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Why the GOP's push to ‘expunge’ Trump’s first impeachment matters

Two years after Donald Trump was impeached for trying to extort our Ukrainian allies, some Republicans want to “expunge” his punishment altogether.


On February 5, 2020, Donald Trump’s first impeachment trial wrapped up in his favor. There was bipartisan support for convicting the Republican, but there weren’t nearly enough votes to remove him from office.

Two days later, the then-president said something unexpected. “Should they expunge the impeachment in the House?” Trump asked rhetorically. “They should because it was a hoax.”

In other words, 48 hours after his trial was finished, despite several Republican senators conceding that Trump’s illegal extortion scheme toward Ukraine was indefensible, the then-president was already talking about ways to invalidate his impeachment after the fact.

Such talk largely disappeared from the political landscape — though Republican Rep. Lee Zeldin of New York briefly pushed the idea a couple of years ago — but this week it made a comeback. Fox News reported:

Oklahoma GOP U.S. Senate candidate Rep. Markwayne Mullin Tuesday is introducing a resolution to expunge former President Donald Trump’s first impeachment — saying Democrats didn’t prove “high crimes and misdemeanors.” Mullin’s nine-page resolution, if passed by the House, would declare “expunged” Trump’s 2019 impeachment over allegedly leveraging U.S. military aid to Ukraine for political favors involving investigations of the Bidens.

The Oklahoma Republican’s resolution was formally unveiled earlier this week, and it quickly picked up five GOP co-sponsors. I suspect that the total of backers will grow, as more Republicans look for ways to prove their fealty to the former president.

History buffs might recall that a related effort happened nearly two centuries ago. Lawmakers censured then-President Andrew Jackson in 1834, only to have his allies “expunge“ the censure from the record in 1837 after control of the Senate switched party hands.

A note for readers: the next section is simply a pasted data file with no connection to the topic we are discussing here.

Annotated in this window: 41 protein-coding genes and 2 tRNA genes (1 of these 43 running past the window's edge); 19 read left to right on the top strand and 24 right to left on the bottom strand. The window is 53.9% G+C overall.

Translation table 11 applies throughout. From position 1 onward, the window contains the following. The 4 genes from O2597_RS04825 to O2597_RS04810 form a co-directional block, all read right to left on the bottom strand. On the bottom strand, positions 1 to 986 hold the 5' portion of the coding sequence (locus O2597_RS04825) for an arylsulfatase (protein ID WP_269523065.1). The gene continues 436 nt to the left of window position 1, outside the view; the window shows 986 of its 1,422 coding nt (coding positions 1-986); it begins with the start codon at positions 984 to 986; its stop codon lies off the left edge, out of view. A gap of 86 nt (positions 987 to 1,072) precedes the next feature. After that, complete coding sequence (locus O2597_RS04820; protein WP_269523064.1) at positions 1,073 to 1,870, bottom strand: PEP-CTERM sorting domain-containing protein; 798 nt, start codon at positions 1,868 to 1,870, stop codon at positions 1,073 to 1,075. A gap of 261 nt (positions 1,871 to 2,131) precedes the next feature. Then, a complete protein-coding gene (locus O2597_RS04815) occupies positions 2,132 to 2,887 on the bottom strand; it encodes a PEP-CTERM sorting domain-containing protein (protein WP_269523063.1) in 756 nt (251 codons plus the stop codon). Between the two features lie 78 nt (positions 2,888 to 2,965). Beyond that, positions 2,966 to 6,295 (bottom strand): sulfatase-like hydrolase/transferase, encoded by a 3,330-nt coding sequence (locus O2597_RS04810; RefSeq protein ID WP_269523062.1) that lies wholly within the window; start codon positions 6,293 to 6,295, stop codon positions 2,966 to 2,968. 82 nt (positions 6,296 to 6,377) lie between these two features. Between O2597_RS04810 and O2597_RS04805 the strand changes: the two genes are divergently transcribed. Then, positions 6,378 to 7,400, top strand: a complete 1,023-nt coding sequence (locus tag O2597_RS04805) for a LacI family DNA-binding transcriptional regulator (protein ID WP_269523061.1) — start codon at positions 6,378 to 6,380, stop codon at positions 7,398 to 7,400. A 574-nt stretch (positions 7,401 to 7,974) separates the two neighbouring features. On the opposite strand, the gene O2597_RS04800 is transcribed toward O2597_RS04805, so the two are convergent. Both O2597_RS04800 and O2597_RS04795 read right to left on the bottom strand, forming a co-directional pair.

The point at the time was for partisans to say that the congressional action happened, but for the sake of the historical record, it didn’t really count. Trump’s acolytes appear to have similar intentions now.

That’s not encouraging.

There are a couple of angles to keep in mind. The first is that the GOP effort to rewrite the history from 2019 is ridiculous. As we’ve discussed, while in the White House, Trump initially didn’t want to provide our Ukrainian with military assistance, and when he grudgingly changed his mind, the Republican tried to extort our ally: He’d provide the military assistance if Ukraine helped him cheat in the 2020 election.

There isn’t even any real debate over the developments themselves. On July 25, 2019, there was a phone meeting between Trump and Ukrainian President Volodymyr Zelenskyy. According to the official White House call summary, Zelenskyy specifically told his American counterpart, in the context of security measures, “We are ready to continue to cooperate for the next steps. Specifically, we are almost ready to buy more Javelins from the United States for defense purposes.”

A moment later, the Republican replied, “I would like you do us a favor, though.”

What followed was a plot in which the then-American president tried to leverage security aid to an ally in the hopes that Zelenskyy and his government would help Trump politically. It was an illegal extortion scheme for which the Republican was impeached.

As outrageous as Trump’s misconduct appeared at the time, it looks even worse now. Kevin Madden, a Republican strategist, recently told NPR, “There’s just a lot of evidence that Trump was wrong on this issue [Ukraine] and that in many ways, we undermined the NATO alliance and we undermined Zelenskyy’s position in the eyes of Russia and Putin.”

In other words, the world is still dealing with the consequences of Trump’s dangerous misconduct.

All of which leads to the second point: Instead of accepting and dealing with their leader’s wrongdoing, too many Republicans, who tolerated his offenses two years ago, now want to pretend that Trump’s misdeeds didn’t happen — or in the case of “expunging” resolution, that his transgressions shouldn’t count.

Last month, Republican Rep. Adam Kinzinger of Illinois said the “biggest regret” of his congressional career was voting against Trump’s first impeachment in 2019. It’s a problem that none of his GOP colleagues joined with him in expressing regret. It’s a bigger problem that some of his GOP colleagues want to wipe the impeachment vote from the record altogether.